Judy Duarte’s heroes have always been cowboys!

Howdy, everyone!

I’m really glad to be blogging at Pistols and Petticoats today.   In fact, just thinking about westerns and romance has me thinking country and humming the old Willie Nelson tune, “My Heroes Have Always Been Cowboys…”

For as long as I can remember, I’ve enjoyed a good western—whether it’s in the form of a book, movie or country song.

I cut my teeth on shows like Gunsmoke, The Lone Ranger, and The Big Valley.   I must admit, though, Bonanza could sometimes be tough to watch.  I used to cringe whenever Adam, Hoss, or Little Joe fell in love, because sure as shootin’, whenever that happened, you could be sure that the poor little woman was fixin’ to die…

But I’d watch the show anyway, pull out a hanky, and prepare for a good cry.

That’s because I love cowboys.  And here’s why:

1.  Cowboys believe in truth and justice

2.  Cowboys choose to do whatever’s right—no matter what the consequence

3.  Cowboys know how to kick back and have fun—Yee Haw!

4.  Cowboys are tough on the outside and gentle within

5.  Cowboys tame wild horses and bad hombres with their bare hands

6.  Cowboys have a unique scent of leather and musk that can turn a woman’s heart on end

7.  Cowboys are sexy and rugged and romantic

8.  Cowboys know how to treat a lady

So when push comes to shove, the bad guys get their comeuppance, and the sun sinks low in the western sky, I want to climb on a horse behind a handsome cowboy, slip my arms around his waist, and ride off into the sunset. 

Happy-ever-after doesn’t get any better than that.

Judy’s latest Special Edition, IN LOVE WITH THE BRONC RIDER, is a June 2008 release.


When Tori took the job at the Rocking C ranch, nobody told her an ornery cowboy came with it.  As a former nurse, Tori new she could help Matt Clayton get back on his feet.  The only obstacle was the injured bronc rider himself….

An accident may have ended his rodeo career, but Matt wasn’t one to back down from a challenge!  Now one bossy redhead was about to meet her match!  But Tori was hiding something.

Would Tori’s secret force her to leave Matt and the feelings he was awakening in her?  Or could love work its healing magic on them both, making this a homecoming neither would forget?

The Texas Homecoming:  There’s no better place for love.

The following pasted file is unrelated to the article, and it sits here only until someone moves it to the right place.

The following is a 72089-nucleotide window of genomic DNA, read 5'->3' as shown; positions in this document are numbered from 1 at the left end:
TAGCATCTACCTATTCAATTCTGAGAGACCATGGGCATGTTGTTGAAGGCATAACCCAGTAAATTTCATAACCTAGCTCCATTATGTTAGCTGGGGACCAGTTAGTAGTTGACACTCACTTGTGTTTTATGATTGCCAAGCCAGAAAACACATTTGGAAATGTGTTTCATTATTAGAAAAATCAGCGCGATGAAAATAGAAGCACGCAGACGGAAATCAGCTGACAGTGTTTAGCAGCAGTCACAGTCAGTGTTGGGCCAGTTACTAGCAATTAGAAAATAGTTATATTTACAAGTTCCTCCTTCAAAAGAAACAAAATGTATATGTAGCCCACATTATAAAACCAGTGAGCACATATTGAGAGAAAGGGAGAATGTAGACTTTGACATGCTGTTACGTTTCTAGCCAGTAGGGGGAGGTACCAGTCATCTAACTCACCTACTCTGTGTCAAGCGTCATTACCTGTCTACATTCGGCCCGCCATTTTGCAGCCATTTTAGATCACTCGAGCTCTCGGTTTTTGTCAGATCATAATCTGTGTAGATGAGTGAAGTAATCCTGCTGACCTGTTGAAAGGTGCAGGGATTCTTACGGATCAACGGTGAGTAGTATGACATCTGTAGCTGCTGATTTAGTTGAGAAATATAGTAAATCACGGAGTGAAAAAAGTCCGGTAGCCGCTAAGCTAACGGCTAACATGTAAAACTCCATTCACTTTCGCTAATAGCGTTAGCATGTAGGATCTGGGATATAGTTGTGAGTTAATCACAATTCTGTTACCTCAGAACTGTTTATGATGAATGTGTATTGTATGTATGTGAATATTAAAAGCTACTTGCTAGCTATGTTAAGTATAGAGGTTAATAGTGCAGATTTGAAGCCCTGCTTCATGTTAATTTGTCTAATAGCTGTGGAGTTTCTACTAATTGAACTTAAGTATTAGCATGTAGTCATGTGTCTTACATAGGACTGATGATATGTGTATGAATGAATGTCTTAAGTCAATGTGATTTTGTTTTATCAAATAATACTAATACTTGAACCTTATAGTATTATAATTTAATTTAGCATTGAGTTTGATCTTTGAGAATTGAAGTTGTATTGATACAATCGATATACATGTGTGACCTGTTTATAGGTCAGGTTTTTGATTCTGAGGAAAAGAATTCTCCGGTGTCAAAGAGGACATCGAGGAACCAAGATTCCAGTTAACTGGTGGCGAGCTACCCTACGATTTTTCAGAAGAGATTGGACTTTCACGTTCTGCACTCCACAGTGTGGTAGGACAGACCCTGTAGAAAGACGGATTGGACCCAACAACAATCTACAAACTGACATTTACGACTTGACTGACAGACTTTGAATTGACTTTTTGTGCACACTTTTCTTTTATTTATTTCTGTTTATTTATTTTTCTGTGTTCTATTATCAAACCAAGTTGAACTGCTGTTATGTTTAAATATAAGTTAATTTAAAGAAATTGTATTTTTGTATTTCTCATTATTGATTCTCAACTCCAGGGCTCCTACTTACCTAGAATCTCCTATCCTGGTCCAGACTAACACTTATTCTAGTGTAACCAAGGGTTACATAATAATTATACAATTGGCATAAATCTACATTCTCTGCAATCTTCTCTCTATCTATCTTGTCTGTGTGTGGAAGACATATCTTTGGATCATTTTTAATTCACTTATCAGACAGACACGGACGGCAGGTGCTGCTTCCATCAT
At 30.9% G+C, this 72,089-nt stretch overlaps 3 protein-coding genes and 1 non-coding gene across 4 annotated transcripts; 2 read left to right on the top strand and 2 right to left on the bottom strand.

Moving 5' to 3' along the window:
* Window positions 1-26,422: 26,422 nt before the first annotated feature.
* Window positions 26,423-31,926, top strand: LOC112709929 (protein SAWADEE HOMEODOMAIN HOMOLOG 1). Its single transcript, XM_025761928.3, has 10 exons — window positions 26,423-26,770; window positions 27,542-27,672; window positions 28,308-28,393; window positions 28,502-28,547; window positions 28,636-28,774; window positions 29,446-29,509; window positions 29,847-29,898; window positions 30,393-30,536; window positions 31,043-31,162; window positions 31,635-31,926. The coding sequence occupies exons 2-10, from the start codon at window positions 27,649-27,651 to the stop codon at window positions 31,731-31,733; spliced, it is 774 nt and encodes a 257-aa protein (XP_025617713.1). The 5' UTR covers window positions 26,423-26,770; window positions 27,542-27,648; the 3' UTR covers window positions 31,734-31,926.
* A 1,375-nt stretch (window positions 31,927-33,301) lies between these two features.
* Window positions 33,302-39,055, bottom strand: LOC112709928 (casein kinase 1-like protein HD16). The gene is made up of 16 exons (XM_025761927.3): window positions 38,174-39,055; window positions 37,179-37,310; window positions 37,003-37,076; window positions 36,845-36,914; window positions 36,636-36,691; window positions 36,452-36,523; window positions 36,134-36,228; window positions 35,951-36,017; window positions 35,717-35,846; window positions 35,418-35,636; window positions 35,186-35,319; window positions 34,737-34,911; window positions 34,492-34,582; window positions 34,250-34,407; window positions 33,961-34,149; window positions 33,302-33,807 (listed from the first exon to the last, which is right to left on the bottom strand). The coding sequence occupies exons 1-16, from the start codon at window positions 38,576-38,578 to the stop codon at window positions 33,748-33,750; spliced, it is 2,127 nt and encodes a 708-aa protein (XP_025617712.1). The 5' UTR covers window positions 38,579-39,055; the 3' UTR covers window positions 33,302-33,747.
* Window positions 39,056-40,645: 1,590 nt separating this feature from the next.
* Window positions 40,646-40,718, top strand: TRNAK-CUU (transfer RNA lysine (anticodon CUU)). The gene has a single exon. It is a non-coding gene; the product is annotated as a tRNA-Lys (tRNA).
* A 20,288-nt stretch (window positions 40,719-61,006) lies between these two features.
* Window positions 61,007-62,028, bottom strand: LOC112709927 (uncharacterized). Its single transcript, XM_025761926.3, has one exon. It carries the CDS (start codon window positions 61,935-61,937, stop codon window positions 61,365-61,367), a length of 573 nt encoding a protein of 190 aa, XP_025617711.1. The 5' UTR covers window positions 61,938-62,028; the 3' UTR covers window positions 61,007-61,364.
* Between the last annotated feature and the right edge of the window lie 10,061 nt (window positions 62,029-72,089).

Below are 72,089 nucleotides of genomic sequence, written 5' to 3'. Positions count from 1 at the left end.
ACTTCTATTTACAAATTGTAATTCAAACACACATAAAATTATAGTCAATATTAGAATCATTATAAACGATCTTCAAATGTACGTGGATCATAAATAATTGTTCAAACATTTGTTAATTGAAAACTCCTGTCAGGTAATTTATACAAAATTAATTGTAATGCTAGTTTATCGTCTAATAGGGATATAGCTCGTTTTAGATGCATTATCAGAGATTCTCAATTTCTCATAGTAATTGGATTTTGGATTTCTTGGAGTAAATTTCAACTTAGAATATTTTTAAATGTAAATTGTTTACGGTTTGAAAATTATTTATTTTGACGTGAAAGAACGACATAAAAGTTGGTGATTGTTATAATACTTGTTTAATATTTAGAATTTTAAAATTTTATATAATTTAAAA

Order Judy’s books by clicking on the thumbnail covers!

A Stroll Down Memory Lane …

Take a stroll with me down memory lane and see how many of these things you remember.  It’s funny how we forget many trivial things that were, at one time, significant in our lives.  Some, I haven’t thought about in years, but once I was reminded, they put a smile on my face and the memories came flashing back.

 Special thanks to my friend Cindy M, for reminding me about things long forgotten!

 Who remembers the good old 45 RPM Spindles?  Gosh I haven’t thought of them in ages.  But they were necessary when we played our records, because only the 78’s were the right size.  The 45’s needed the spindle in order to fit our record players.  Gosh, I remember at my 7th birthday party, we played and replayed my favorite record outside in our backyard, the 45 spindle working like magic as Frankie Avalon sang “Venus, oh Venus, goddess of love that you are”.   Well, we didn’t wear the record out, but we’d forgotten about it and the good old California sunshine melted that 45 record. It had curled up at the edges, never to be played again. “Burning” a record has taken on a whole new meaning in this day and age!



And who could forget the Drive-In Movies?   It was the Saturday night hang-out for teens, back in the day, when it was fun and safe and thrilling to see a movie in your car!  For me, it was special, because it’s where my husband of 34 years told me he loved me for the first time!  I couldn’t tell you what movie was playing, but I will say that was one heck of sweet night for me.